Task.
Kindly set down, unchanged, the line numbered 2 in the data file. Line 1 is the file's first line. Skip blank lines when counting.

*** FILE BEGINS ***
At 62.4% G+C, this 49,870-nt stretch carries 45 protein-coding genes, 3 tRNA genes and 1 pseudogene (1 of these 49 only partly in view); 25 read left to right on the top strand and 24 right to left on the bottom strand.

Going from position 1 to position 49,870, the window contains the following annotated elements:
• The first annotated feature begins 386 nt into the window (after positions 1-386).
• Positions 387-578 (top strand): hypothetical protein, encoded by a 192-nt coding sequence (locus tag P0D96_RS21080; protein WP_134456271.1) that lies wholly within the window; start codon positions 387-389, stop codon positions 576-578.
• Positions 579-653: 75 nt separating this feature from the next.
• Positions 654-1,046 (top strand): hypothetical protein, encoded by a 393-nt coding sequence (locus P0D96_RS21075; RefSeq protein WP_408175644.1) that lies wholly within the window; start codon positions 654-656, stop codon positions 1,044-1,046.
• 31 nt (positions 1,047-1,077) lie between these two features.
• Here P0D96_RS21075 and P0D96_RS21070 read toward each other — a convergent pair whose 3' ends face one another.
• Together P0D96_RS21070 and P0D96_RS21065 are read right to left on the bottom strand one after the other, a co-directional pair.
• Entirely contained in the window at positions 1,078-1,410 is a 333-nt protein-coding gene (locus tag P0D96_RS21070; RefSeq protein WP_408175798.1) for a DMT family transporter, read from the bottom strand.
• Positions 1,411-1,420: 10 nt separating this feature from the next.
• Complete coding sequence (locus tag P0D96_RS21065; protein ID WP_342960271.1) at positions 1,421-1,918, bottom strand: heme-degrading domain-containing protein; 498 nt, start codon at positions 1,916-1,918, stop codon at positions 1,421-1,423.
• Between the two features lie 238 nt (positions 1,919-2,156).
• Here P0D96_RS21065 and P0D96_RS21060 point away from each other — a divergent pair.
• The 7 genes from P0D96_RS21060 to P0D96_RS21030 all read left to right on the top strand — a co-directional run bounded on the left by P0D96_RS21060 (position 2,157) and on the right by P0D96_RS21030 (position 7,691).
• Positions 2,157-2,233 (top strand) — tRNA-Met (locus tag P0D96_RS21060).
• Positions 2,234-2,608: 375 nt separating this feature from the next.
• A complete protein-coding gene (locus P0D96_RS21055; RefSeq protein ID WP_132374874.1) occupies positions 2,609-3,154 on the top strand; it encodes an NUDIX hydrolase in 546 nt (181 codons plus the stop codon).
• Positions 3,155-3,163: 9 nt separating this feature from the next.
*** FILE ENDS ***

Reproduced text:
Going from position 1 to position 49,870, the window contains the following annotated elements: